To conclude: It is the context of an ambitious literary work that implies many serious problems for translation since it presupposes an appropriate interpretation of original texts. As a rule, this is worked out by literary scholars, and this process may last a considerable period of time. If the translator has to produce his/her work a few months after the publication of the original, s/he will suffer from considerable handicaps, particularly if there is a deadline for the publication of the translation. In other words, some deficiencies may be accounted for by pressure of time as well as by a lack of critical distance.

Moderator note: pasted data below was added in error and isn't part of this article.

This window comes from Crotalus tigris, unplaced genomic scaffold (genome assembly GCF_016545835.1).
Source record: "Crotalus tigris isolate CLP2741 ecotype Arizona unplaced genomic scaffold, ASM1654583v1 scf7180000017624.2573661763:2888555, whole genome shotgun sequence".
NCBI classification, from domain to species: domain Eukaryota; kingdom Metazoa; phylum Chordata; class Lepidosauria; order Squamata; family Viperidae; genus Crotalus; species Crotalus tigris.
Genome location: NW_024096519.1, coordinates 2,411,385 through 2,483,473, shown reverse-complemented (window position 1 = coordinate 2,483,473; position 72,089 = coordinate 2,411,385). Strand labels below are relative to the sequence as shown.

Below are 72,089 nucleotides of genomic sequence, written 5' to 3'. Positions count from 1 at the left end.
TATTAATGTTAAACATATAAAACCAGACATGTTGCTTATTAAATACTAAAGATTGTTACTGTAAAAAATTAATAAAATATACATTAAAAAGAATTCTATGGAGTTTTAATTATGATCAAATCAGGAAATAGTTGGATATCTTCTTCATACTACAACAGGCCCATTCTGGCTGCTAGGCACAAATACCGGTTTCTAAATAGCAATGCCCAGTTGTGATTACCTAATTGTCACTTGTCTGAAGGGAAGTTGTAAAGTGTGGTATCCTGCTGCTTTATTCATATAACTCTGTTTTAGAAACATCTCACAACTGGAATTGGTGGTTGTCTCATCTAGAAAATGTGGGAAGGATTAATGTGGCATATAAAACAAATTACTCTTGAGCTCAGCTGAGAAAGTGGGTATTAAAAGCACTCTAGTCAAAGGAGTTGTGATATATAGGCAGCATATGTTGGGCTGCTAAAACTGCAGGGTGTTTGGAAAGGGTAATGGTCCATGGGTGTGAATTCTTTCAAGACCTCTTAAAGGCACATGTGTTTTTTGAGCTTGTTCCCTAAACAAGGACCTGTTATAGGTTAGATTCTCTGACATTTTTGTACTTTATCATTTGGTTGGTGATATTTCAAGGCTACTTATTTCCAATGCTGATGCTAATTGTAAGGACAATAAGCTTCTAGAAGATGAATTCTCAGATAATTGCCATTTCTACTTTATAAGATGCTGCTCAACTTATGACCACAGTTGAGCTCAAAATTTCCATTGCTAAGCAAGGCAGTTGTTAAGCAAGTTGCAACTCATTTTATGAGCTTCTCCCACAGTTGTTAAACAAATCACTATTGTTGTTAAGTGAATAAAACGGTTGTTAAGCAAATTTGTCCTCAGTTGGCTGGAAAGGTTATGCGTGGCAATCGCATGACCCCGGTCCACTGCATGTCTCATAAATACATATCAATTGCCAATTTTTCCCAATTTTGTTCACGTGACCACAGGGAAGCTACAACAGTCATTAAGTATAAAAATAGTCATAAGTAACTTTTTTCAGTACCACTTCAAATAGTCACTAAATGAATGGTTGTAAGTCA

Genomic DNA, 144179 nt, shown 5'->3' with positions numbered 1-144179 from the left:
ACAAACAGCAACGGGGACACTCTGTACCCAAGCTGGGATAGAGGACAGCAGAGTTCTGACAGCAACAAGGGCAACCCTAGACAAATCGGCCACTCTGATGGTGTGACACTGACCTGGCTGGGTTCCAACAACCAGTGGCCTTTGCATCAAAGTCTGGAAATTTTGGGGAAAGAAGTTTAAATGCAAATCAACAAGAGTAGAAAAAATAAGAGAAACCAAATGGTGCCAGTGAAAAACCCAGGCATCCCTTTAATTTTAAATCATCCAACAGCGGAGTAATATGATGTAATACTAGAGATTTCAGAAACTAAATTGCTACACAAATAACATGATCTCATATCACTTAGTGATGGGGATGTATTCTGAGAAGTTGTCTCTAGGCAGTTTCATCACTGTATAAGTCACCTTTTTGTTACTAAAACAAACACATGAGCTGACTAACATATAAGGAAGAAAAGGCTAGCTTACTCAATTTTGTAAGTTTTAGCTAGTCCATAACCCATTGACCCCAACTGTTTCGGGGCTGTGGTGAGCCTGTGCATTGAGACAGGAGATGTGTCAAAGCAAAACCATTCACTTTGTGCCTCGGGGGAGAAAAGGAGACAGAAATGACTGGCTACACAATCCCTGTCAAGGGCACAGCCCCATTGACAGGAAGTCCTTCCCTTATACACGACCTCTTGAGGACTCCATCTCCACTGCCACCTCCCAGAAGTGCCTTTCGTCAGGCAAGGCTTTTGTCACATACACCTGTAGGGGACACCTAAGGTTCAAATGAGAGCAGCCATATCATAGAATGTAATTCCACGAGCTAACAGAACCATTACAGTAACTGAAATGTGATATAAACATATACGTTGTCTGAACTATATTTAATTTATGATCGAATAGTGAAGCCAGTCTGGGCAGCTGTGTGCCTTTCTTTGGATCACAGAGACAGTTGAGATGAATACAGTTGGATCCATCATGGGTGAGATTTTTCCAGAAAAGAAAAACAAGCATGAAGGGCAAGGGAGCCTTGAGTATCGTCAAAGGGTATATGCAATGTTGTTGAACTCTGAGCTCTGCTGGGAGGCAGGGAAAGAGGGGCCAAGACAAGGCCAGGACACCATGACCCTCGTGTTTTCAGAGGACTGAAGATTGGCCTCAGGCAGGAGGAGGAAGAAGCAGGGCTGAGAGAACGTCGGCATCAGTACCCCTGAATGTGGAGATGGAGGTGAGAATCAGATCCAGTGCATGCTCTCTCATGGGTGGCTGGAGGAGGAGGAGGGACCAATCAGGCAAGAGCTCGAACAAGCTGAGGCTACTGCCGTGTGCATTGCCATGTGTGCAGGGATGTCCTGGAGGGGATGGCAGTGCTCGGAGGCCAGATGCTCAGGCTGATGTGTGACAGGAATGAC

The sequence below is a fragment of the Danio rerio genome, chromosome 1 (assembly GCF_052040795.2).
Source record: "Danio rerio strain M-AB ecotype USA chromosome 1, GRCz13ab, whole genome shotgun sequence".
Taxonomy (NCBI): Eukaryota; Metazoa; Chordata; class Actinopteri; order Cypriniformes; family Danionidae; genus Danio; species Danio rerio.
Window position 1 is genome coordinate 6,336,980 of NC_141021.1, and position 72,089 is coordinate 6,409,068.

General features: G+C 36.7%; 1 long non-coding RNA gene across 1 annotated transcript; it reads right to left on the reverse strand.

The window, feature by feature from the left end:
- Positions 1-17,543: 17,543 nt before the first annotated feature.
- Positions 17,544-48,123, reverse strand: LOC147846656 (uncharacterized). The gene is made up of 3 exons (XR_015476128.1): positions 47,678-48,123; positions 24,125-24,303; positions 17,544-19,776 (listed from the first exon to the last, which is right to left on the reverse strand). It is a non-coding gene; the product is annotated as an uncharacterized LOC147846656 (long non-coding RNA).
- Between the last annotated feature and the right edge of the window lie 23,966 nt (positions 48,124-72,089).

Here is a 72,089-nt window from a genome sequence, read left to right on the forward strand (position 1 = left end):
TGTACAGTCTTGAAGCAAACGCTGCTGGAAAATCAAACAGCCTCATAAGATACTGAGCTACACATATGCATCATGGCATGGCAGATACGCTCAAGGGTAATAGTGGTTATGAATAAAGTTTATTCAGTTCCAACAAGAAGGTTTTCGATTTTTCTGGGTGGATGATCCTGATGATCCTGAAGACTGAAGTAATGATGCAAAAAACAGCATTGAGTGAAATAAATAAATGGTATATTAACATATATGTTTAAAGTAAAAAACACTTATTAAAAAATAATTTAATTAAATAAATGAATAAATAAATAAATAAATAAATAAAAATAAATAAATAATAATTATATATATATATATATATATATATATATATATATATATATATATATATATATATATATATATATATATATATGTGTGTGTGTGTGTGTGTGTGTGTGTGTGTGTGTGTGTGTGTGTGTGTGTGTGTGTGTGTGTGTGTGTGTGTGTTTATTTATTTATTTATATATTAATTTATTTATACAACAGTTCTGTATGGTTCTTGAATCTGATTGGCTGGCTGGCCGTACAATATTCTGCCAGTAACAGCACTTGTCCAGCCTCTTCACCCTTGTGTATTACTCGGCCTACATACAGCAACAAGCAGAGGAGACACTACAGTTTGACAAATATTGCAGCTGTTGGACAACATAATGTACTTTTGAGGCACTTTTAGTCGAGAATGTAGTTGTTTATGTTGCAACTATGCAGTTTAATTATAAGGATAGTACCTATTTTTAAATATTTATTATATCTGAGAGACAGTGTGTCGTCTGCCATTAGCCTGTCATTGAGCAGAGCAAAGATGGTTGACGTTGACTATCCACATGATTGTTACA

Problems caused by English grammar

So far only lexical or semantic problems of the translation have been discussed. But there are also grammatical problems involved in it. Sometimes the translator's work is characterized by a certain carelessness, for example when she does not pay attention to the distinction between singular and plural. Thus the phrase "promotion to the Angels" becomes "Beförderung zum Engel" (S. 40). In the next example, it is the other way round: an English singular becomes a German plural for no obvious reason; "alarm system" becomes "Alarmsysteme" (S. 53). It would be easy to find more textual evidence of this (cf. S. 83, S. 328). In general, the translator should always pay attention to morphological details since they obviously determine meaning.